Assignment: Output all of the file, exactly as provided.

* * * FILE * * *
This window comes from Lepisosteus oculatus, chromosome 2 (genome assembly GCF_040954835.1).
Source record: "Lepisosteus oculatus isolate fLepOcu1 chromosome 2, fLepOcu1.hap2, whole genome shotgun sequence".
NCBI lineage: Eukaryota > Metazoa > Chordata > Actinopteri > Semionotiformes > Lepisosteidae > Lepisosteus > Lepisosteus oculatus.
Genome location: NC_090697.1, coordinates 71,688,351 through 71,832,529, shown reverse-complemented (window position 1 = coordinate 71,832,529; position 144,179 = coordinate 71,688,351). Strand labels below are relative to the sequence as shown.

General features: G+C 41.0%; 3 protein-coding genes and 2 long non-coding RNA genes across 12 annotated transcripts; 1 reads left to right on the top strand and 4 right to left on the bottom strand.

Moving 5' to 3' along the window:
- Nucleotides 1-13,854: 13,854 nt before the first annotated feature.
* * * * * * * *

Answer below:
This window comes from Lepisosteus oculatus, chromosome 2 (genome assembly GCF_040954835.1).
Source record: "Lepisosteus oculatus isolate fLepOcu1 chromosome 2, fLepOcu1.hap2, whole genome shotgun sequence".
NCBI lineage: Eukaryota > Metazoa > Chordata > Actinopteri > Semionotiformes > Lepisosteidae > Lepisosteus > Lepisosteus oculatus.
Genome location: NC_090697.1, coordinates 71,688,351 through 71,832,529, shown reverse-complemented (window position 1 = coordinate 71,832,529; position 144,179 = coordinate 71,688,351). Strand labels below are relative to the sequence as shown.

General features: G+C 41.0%; 3 protein-coding genes and 2 long non-coding RNA genes across 12 annotated transcripts; 1 reads left to right on the top strand and 4 right to left on the bottom strand.

Moving 5' to 3' along the window:
- Nucleotides 1-13,854: 13,854 nt before the first annotated feature.